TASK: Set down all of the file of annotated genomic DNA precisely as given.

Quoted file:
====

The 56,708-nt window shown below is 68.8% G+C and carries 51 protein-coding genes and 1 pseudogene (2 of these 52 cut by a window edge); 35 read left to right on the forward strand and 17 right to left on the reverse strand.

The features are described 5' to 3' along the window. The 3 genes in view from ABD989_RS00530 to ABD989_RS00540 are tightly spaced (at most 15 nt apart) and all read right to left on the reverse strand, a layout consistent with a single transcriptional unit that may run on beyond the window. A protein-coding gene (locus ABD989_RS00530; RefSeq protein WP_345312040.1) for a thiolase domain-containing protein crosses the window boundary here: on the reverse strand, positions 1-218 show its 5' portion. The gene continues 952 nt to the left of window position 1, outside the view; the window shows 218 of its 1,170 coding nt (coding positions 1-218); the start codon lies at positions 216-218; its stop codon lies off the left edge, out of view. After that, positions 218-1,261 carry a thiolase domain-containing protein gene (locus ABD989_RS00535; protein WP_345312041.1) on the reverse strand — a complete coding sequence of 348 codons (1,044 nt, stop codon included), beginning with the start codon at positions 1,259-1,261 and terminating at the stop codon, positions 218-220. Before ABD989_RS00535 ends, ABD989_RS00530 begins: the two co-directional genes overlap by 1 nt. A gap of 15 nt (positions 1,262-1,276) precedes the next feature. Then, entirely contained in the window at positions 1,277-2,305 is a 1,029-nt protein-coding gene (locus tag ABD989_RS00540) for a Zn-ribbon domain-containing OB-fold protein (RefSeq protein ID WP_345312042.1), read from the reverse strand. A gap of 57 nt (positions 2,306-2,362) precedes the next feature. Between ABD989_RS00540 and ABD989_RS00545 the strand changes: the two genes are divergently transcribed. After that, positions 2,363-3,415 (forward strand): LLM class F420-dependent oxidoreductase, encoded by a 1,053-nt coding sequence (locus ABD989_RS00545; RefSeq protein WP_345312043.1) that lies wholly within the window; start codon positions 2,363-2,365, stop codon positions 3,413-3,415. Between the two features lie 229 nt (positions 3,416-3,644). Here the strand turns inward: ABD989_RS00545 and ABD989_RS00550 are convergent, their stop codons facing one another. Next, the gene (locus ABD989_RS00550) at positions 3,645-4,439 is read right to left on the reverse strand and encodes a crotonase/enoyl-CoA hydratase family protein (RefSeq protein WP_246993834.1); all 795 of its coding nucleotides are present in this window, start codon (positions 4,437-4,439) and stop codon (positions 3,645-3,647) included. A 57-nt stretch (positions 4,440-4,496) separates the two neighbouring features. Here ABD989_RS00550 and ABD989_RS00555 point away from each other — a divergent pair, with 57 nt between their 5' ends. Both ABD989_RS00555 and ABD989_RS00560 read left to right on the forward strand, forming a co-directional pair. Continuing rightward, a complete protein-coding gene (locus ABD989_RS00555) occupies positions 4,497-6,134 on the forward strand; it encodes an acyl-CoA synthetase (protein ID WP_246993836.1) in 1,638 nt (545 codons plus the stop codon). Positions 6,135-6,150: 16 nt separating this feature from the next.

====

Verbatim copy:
The 56,708-nt window shown below is 68.8% G+C and carries 51 protein-coding genes and 1 pseudogene (2 of these 52 cut by a window edge); 35 read left to right on the forward strand and 17 right to left on the reverse strand.

The features are described 5' to 3' along the window. The 3 genes in view from ABD989_RS00530 to ABD989_RS00540 are tightly spaced (at most 15 nt apart) and all read right to left on the reverse strand, a layout consistent with a single transcriptional unit that may run on beyond the window. A protein-coding gene (locus ABD989_RS00530; RefSeq protein WP_345312040.1) for a thiolase domain-containing protein crosses the window boundary here: on the reverse strand, positions 1-218 show its 5' portion. The gene continues 952 nt to the left of window position 1, outside the view; the window shows 218 of its 1,170 coding nt (coding positions 1-218); the start codon lies at positions 216-218; its stop codon lies off the left edge, out of view. After that, positions 218-1,261 carry a thiolase domain-containing protein gene (locus ABD989_RS00535; protein WP_345312041.1) on the reverse strand — a complete coding sequence of 348 codons (1,044 nt, stop codon included), beginning with the start codon at positions 1,259-1,261 and terminating at the stop codon, positions 218-220. Before ABD989_RS00535 ends, ABD989_RS00530 begins: the two co-directional genes overlap by 1 nt. A gap of 15 nt (positions 1,262-1,276) precedes the next feature. Then, entirely contained in the window at positions 1,277-2,305 is a 1,029-nt protein-coding gene (locus tag ABD989_RS00540) for a Zn-ribbon domain-containing OB-fold protein (RefSeq protein ID WP_345312042.1), read from the reverse strand. A gap of 57 nt (positions 2,306-2,362) precedes the next feature. Between ABD989_RS00540 and ABD989_RS00545 the strand changes: the two genes are divergently transcribed. After that, positions 2,363-3,415 (forward strand): LLM class F420-dependent oxidoreductase, encoded by a 1,053-nt coding sequence (locus ABD989_RS00545; RefSeq protein WP_345312043.1) that lies wholly within the window; start codon positions 2,363-2,365, stop codon positions 3,413-3,415. Between the two features lie 229 nt (positions 3,416-3,644). Here the strand turns inward: ABD989_RS00545 and ABD989_RS00550 are convergent, their stop codons facing one another. Next, the gene (locus ABD989_RS00550) at positions 3,645-4,439 is read right to left on the reverse strand and encodes a crotonase/enoyl-CoA hydratase family protein (RefSeq protein WP_246993834.1); all 795 of its coding nucleotides are present in this window, start codon (positions 4,437-4,439) and stop codon (positions 3,645-3,647) included. A 57-nt stretch (positions 4,440-4,496) separates the two neighbouring features. Here ABD989_RS00550 and ABD989_RS00555 point away from each other — a divergent pair, with 57 nt between their 5' ends. Both ABD989_RS00555 and ABD989_RS00560 read left to right on the forward strand, forming a co-directional pair. Continuing rightward, a complete protein-coding gene (locus ABD989_RS00555) occupies positions 4,497-6,134 on the forward strand; it encodes an acyl-CoA synthetase (protein ID WP_246993836.1) in 1,638 nt (545 codons plus the stop codon). Positions 6,135-6,150: 16 nt separating this feature from the next.